1-1/4 C X M CP 45 ELBOW

3/4 C X M CP 45 ELBOW

6 CXC CP 45 ELBOW

4 CXC CP 45 ELBOW

1-1/4 CXC CP 90 ELBOW

1/2 C X C CP 90 ELBOW

1-1/4 X 3/4 CP 90 ELBOW

1-1/4 X 1 CP 90 ELBOW

1-1/2 X 1/2 CP 90 ELBOW

1-1/2 X 3/4 CXC CP 90 ELBOW

1-1/2 X 1 CXC CP 90 ELBOW

1/2 X 1 CXFE CP 90 ELBOW

1/2 CXFE CP 90 ELBOW

3/4 X 1/2 CXFE CP 90 ELBOW

1/2 X 3/4 CXFE CP 90 ELBOW

1 CXFE CP 90 ELBOW

3/4 CXFE CP 90 ELBOW

1 X 3/4 CXFE CP 90 ELBOW

3/4 X 1 CXFE CP 90 ELBOW

1-1/4 X 1/2 CXFE CP 90 ELBOW

1 X 1/2 C X FE CP 90 ELBOW

1-1/4 X 1 CXFE CP 90 ELBOW

1-1/4 CXFE CP 90 ELBOW

1-1/2 CXFE CP 90 ELBOW

1-1/4 X 3/4 CXFE CP 90 ELBOW

2 CXFE CP 90 ELBOW

1-1/2 X 1 C X FE CP 90 ELBOW

1/2 CXM CP 90 ELBOW

3 C X FE CP 90 ELBOW

1/2 X 3/4 CXM CP 90 ELBOW

1/2 X 3/8 CXM CP 90 ELBOW

3/4 X 1/2 CXM CP 90 ELBOW

3/4 CXM CP 90 ELBOW

1 CXM CP 90 ELBOW

3/4 C X 1 M CP 90 ELBOW

1-1/4 CXM CP P 90 ELBOW

1 X 3/4 CXM CP 90 ELBOW

1-1/2 CXM CP 90 ELBOW

1-1/4 X 1 CXM CP 90 ELBOW

1/2C X 1/8FE X 1/2C CP BASE TEE*

2 CXM CP 90 ELBOW

3/4C X 1/8FE X 3/4C CP BASE TEE*

6 CXC CP 90 ELBOW

1-1/4C X 1/8FEX1-1/4C CP BASE TEE*

1/2C X 1/8FE X 3/4C CP BASE TEE*

1-1/4 CXFTG WD 45 ELBOW*

1C X 1/8FE X 1 C CP BASE TEE*

2 FTGXC WD 45 ELBOW*

1-1/2 FTGXC WD 45 ELBOW*

1-1/4 CXC WD 45 ELBOW*

3 C X FTG WD 45 ELBOW*

2 CXC WD 45 ELBOW*

1-1/2 CXC WD 45 ELBOW*

1-1/4 CXC WD 90 ELBOW*

3 CXC WD 45 ELBOW*

1-1/2 FTGXC WD 90 ELBOW*

1-1/4 FTGXC WD 90 ELBOW*

1-1/2 CXC WD 90 ELBOW*

2 FTGXC WD 90 ELBOW*

3 CXC WD 90 ELBOW*

2 CXC WD 90 ELBOW*

2 CXC WD 90 LT ELBOW*

1-1/2 CXC WD 90 LT ELBOW*

3/8 CXC WP 45 ELBOW*

1/4 CXC WP 45 ELBOW*

5/8 CXC WP 45 ELBOW*

1/2 CXC WP 45 ELBOW*

1 CXC WP 45 ELBOW*

3/4 CXC WP 45 ELBOW*

1/4 FTG X C WP 45 ELBOW*

1-1/4 CXC WP 45 ELBOW*

1/2 FTGXC WP 45 ELBOW*

3/8 FTGXC WP 45 ELBOW*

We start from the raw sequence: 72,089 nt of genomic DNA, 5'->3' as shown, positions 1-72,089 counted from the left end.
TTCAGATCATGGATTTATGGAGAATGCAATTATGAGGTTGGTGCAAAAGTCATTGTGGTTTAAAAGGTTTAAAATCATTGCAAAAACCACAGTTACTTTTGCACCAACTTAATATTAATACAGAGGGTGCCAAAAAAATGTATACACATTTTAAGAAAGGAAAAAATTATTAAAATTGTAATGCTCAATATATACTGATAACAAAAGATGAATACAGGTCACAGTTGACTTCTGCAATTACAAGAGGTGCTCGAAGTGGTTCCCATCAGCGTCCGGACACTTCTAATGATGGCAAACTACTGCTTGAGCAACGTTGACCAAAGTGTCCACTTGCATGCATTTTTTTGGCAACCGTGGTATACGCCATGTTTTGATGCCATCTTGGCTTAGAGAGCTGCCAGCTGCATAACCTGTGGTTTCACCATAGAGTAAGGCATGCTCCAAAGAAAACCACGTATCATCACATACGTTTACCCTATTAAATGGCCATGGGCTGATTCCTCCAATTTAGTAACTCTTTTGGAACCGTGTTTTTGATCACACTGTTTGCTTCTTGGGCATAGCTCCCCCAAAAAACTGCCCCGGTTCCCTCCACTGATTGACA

3/4 FTGXC WP 45 ELBOW*

5/8 FTGXC WP 45 ELBOW*

1-1/4 FTGXC WP 45 ELBOW*

1 FTGXC WP 45 ELBOW*

2 FTGXC WP 45 ELBOW*

1-1/2 FTGXC WP 45 ELBOW*

2-1/2 FTGXC WP 45 ELBOW*

1-1/2 CXC WP 45 ELBOW*

2-1/2 CXC WP 45 ELBOW*

2 CXC WP 45 ELBOW*

4 CXC WP 45 ELBOW*

3 CXC WP 45 ELBOW*

3/8 CXC WP 90 ELBOW*

1/4 CXC WP 90 ELBOW*

5/8 CXC WP 90 ELBOW*

1/2 CXC WP 90 ELBOW*

3/4 X 1/2 CXC WP 90 ELBOW*

3/4 CXC WP 90 ELBOW*

1 X 1/2 CXC WP 90 ELBOW*

1 CXC WP 90 ELBOW*

1-1/4 CXC WP 90 ELBOW*

1 X 3/4 CXC WP 90 ELBOW*

1/4 FTGXC WP 90 ELBOW*

1-1/4 X 1 CXC WP 90 ELBOW*

1/2 FTGXC WP 90 ELBOW*

3/8 FTGXC WP 90 ELBOW*

3/4 FTGXC WP 90 ELBOW*

5/8 FTGXC WP 90 ELBOW*

1-1/4 FTGXC WP 90 ELBOW*

1 FTGXC WP 90 ELBOW*

3/4 FTG X FTG WP 90 ELBOW*

1/2 FTGXFTG WP 90 ELBOW*

2 FTGXC WP 90 ELBOW*

1-1/2 FTGXC WP 90 ELBOW*

2-1/2 FTGXC WP 90 ELBOW*

1-1/2 CXC WP 90 ELBOW*

2 CXC WP 90 ELBOW*

1-1/2CX 1-1/4C WP 90 ELBOW*

3 CXC WP 90 ELBOW*

2-1/2 CXC WP 90 ELBOW*

1/2 CXC WP 90 VENT ELBOW*

4 CXC WP 90 ELBOW*

1 CXC WP 90 VENT ELBOW*

3/4 CXC WP 90 VENT ELBOW*

3/8 CXC LT WP 90 ELBOW

1/4 CXC LT WP 90 ELBOW

5/8 CXC LT WP 90 ELBOW

1/2 CXC LT WP 90 ELBOW

1 CXC LT WP 90 ELBOW

3/4 CXC LT WP 90 ELBOW

1/4 CXFTG LT WP 90 ELBOW

1-1/4 CXC LT WP 90 ELBOW

1/2 C X FTG LT WP 90 ELBOW

3/8 C X FTG LT WP 90 ELBOW

3/4 CXFTG LT WP 90 ELBOW

5/8 CXFTG LT WP 90 ELBOW

1-1/4 CXFTG LT WP 90 ELBOW

1 CXFTG LT WP 90 ELBOW

2 CXFTG LT WP 90 ELBOW

1-1/2 CXFTG LT WP 90 ELBOW

2 CXC LT WP 90 ELBOW

1-1/2 CXC LT WP 90 ELBOW

 

 

Subject Copper Pipe Fittings – Flanges

3 X 4 CXC CD CLOSET FLANGE*

8 COMPANION CP FLANGE 150# SILVER BRAZED

1/2 CP COMPANION FLANGE - 125#

4 X 4 CXC CD CLOSET FLANGE*

1 CP COMPANION FLANGE - 125#

3/4 CP COMPANION FLANGE - 125#

1-1/2 CP COMPANION FLANGE - 125#

1-1/4 CP COMPANION FLANGE - 125#

2-1/2 CP COMPANION FLANGE - 125#

2 CP COMPANION FLANGE - 125#

3-1/2 CP COMPANION FLANGE #125

3 CP COMPANION FLANGE - 125#

5 CP COMPANION FLANGE - 125#

4 CP COMPANION FLANGE - 125#

8 CP COMPANION FLANGE - 125#

6 CP COMPANION FLANGE - 125#

3/4 CP COMPANION FLANGE - 150#

1/2 CP COMPANION FLANGE - 150#

1-1/4 CP COMPANION FLANGE - 150#

1 CP COMPANION FLANGE - 150#

2 CP COMPANION FLANGE - 150#

1-1/2 CP COMPANION FLANGE - 150#

3 CP COMPANION FLANGE - 150#

2-1/2 CP COMPANION FLANGE - 150#

4 X 9 CP COMPANION FLANGE - 150#

3-1/2 CP COMPANION FLANGE - 150#

6 CP COMPANION FLANGE -150#

5 CP COMPANION FLANGE - 150#

1/2 CP COMPANION FLANGE - 300#

8 CP COMPANION FLANGE - 150#

1-1/4 CP COMPANION FLANGE - 300#

1 X 5 CP COMPANION FLANGE - 300#

2 CP COMPANION FLANGE - 300#

1-1/2 X 6-1/2 CP COMPANION FLANGE-300#

3 X 8-1/4 CP COMPANION FLANGE - 300#

2-1/2 CP COMPANION FLANGE - 300#

1-1/2 CP BLIND COMPANION FLANGE